I was 24. I was at uni. Uni meant parties and BYO dinners. Drinking as much as you could for as little money as possible. I was scared of going out because I didn’t know where I would end up, who I would end up with. I lost my moral compass. I went out anyway.

I was 26. I had been wandering Cuba Street alone and a stranger drove me home. I realised my drinking wasn’t the same as everyone else’s. I had been waiting for the day that I would be able to “drink like an adult” like my friends. I didn’t know how they only had a few drinks and stopped. I couldn’t. I was depressed.

I stopped drinking for ten months. I went to counselling. I didn’t tell my counsellor that I had a problem drinking. I had problems with depression and anxiety and my relationships. But I didn’t I have a problem with drinking.

I was 27. I left a bad relationship and I sought treatment for my depression. I leapt off the water wagon. I got scared of what happened when I drank again. I tried to control my drinking. I bought low alcohol wine. I drank it and walked to the bottle store an hour later.

I was 28. I went to a BYO. Someone I had never met found me alone on Courtney place. She took me to her house and fed me toast. I was unresponsive on her kitchen floor. She called an ambulance.

I went to AA. I discovered binge drinking is still drinking alcoholicly. I discovered alcoholism is the obsession with drinking despite knowing what the consequences are. I discovered I can’t drink like everyone else. I have an allergy which means I can’t stop drinking once I start. I discovered I never learned coping mechanisms as a child. My coping was alcohol, drugs, food, shopping and relationships. Taking away how I coped with my feelings was terrifying.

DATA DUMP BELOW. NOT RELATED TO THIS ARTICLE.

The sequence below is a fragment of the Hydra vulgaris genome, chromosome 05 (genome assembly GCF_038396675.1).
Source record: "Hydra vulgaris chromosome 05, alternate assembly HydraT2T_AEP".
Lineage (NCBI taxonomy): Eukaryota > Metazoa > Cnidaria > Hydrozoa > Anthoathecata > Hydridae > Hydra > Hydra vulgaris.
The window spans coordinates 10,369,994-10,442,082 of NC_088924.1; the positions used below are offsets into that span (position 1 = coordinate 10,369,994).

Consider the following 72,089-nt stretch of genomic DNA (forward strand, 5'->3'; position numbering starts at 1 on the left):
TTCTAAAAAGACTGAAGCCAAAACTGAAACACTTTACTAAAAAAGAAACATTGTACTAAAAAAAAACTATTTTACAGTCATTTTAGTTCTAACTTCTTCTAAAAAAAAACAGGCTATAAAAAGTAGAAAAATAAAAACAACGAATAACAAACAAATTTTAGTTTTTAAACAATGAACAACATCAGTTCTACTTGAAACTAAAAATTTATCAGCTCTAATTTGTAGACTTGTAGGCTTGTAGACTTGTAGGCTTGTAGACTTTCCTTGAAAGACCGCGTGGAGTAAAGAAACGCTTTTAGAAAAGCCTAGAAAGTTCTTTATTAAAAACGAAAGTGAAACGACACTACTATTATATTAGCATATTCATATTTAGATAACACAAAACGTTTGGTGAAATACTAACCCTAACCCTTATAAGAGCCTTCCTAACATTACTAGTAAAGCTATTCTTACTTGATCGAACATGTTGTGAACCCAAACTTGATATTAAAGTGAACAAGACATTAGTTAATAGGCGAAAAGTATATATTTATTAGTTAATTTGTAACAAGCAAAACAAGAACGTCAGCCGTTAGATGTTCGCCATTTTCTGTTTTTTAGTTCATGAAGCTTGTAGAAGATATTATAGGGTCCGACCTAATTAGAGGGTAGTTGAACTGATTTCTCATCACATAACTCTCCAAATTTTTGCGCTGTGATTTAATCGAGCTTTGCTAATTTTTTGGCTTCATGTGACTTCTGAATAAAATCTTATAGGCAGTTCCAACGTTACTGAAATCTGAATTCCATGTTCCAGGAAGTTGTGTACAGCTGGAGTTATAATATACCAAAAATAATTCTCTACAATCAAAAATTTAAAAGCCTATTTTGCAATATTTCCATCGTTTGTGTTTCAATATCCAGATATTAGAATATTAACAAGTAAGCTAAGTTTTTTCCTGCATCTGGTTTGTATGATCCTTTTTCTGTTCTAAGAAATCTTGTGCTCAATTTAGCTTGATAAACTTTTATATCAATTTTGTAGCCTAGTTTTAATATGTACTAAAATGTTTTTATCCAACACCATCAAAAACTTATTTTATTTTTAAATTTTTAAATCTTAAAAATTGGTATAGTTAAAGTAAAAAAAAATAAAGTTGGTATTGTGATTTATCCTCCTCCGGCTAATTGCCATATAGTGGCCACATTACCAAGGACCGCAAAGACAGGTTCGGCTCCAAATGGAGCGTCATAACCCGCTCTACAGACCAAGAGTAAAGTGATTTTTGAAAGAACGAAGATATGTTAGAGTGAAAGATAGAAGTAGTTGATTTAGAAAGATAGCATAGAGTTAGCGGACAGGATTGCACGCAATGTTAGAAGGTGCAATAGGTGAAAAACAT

I’m 30. I’ve been sober 18 months. I’m learning how to be an adult and cope with life on life’s terms. I seek treatment for my alcoholism, depression, anxiety and codependency. I have woken up from a nightmare. I’m grateful to be alive.

I’ll decline your offer of a drink this Christmas. Maybe you were having fun when we used to drink together. But I wasn’t.” – JR

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As I mentioned, I’ve been reading Kim Addonizio’s essays, Bukowski in a Sundress. dropshadow_template.inddShe’s amazing but I have felt really alienated by a lot of the writing because she talks so much about drinking and being drunk. Which lead me to think about this seemingly inescapable connection between writing – or other creative endeavours – and alcohol. So many famous writers were also major alcoholics, but their health and behaviour was or is excused as an artistic disposition, or right, or something. Which is, frankly, bullshit. And it really only goes so far, because very few people produce anything worthwhile when they’re off their face. Even Hemingway said “Write drunk, edit sober,” or whatever/whoever that was, I think it’s disputed. No matter, the message is pretty clear.

Oh dear. I did say that this post wasn’t meant to be a lecture, and I really don’t want to be on a high horse about this. Honestly, unless people are hurting others, their drinking is their business.

But when it comes to me, I’d really love it if everyone around me could just tuck away a little note in their brain that I don’t drink. I don’t want stop being invited to things, I just want to stop being offered alcohol. I hate the fact I have to say no – like I said at the start of this, the sun is shining and really I’d love to sit in it with a notebook and a G&T like I used to do every summer. But me and my body have both decided that’s not an option, and I’d like nothing more than to stop having to explain myself to people when they want to know why I’m not necking a bottle. My health is my business.

This isn’t a post telling you to stop drinking. It’s a post saying stop expecting everyone to.